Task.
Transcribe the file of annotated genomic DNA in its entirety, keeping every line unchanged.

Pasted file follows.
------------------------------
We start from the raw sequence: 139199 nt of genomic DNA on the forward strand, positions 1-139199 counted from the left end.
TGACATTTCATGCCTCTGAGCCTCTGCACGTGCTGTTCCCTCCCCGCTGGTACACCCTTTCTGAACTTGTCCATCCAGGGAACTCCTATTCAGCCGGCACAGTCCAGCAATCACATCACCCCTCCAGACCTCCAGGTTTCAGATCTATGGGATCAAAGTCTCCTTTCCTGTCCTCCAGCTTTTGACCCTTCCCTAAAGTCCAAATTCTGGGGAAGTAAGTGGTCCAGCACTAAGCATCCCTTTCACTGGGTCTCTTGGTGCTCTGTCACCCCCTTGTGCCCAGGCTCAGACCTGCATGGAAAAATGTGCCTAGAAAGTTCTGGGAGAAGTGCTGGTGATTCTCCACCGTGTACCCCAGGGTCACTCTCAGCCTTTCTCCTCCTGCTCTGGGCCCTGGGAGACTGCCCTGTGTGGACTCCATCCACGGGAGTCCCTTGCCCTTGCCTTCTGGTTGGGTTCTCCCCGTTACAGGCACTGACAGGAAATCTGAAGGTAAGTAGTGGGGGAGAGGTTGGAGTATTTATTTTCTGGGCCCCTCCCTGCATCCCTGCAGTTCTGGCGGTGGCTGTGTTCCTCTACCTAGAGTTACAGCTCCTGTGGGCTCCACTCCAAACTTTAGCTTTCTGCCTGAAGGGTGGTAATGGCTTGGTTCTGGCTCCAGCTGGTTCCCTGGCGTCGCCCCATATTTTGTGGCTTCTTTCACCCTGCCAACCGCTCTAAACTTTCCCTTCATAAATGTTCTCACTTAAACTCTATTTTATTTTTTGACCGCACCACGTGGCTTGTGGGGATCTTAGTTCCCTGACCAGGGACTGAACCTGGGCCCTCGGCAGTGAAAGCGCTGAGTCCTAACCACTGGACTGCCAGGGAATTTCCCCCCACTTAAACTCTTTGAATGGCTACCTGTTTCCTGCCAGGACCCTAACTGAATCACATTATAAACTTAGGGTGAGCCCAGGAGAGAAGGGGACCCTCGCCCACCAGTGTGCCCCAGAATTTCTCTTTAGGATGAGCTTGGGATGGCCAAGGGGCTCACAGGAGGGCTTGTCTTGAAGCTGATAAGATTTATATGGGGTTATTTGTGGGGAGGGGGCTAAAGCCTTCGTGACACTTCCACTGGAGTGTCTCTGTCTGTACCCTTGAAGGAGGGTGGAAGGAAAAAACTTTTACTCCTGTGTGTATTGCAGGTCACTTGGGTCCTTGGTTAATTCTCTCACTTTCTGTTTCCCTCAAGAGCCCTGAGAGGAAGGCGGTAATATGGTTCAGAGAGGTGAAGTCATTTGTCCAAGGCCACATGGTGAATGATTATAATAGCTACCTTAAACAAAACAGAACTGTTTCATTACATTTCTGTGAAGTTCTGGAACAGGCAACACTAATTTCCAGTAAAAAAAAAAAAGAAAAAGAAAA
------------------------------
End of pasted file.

We start from the raw sequence: 139199 nt of genomic DNA on the forward strand, positions 1-139199 counted from the left end.
TGACATTTCATGCCTCTGAGCCTCTGCACGTGCTGTTCCCTCCCCGCTGGTACACCCTTTCTGAACTTGTCCATCCAGGGAACTCCTATTCAGCCGGCACAGTCCAGCAATCACATCACCCCTCCAGACCTCCAGGTTTCAGATCTATGGGATCAAAGTCTCCTTTCCTGTCCTCCAGCTTTTGACCCTTCCCTAAAGTCCAAATTCTGGGGAAGTAAGTGGTCCAGCACTAAGCATCCCTTTCACTGGGTCTCTTGGTGCTCTGTCACCCCCTTGTGCCCAGGCTCAGACCTGCATGGAAAAATGTGCCTAGAAAGTTCTGGGAGAAGTGCTGGTGATTCTCCACCGTGTACCCCAGGGTCACTCTCAGCCTTTCTCCTCCTGCTCTGGGCCCTGGGAGACTGCCCTGTGTGGACTCCATCCACGGGAGTCCCTTGCCCTTGCCTTCTGGTTGGGTTCTCCCCGTTACAGGCACTGACAGGAAATCTGAAGGTAAGTAGTGGGGGAGAGGTTGGAGTATTTATTTTCTGGGCCCCTCCCTGCATCCCTGCAGTTCTGGCGGTGGCTGTGTTCCTCTACCTAGAGTTACAGCTCCTGTGGGCTCCACTCCAAACTTTAGCTTTCTGCCTGAAGGGTGGTAATGGCTTGGTTCTGGCTCCAGCTGGTTCCCTGGCGTCGCCCCATATTTTGTGGCTTCTTTCACCCTGCCAACCGCTCTAAACTTTCCCTTCATAAATGTTCTCACTTAAACTCTATTTTATTTTTTGACCGCACCACGTGGCTTGTGGGGATCTTAGTTCCCTGACCAGGGACTGAACCTGGGCCCTCGGCAGTGAAAGCGCTGAGTCCTAACCACTGGACTGCCAGGGAATTTCCCCCCACTTAAACTCTTTGAATGGCTACCTGTTTCCTGCCAGGACCCTAACTGAATCACATTATAAACTTAGGGTGAGCCCAGGAGAGAAGGGGACCCTCGCCCACCAGTGTGCCCCAGAATTTCTCTTTAGGATGAGCTTGGGATGGCCAAGGGGCTCACAGGAGGGCTTGTCTTGAAGCTGATAAGATTTATATGGGGTTATTTGTGGGGAGGGGGCTAAAGCCTTCGTGACACTTCCACTGGAGTGTCTCTGTCTGTACCCTTGAAGGAGGGTGGAAGGAAAAAACTTTTACTCCTGTGTGTATTGCAGGTCACTTGGGTCCTTGGTTAATTCTCTCACTTTCTGTTTCCCTCAAGAGCCCTGAGAGGAAGGCGGTAATATGGTTCAGAGAGGTGAAGTCATTTGTCCAAGGCCACATGGTGAATGATTATAATAGCTACCTTAAACAAAACAGAACTGTTTCATTACATTTCTGTGAAGTTCTGGAACAGGCAACACTAATTTCCAGTAAAAAAAAAAAAGAAAAAGAAAA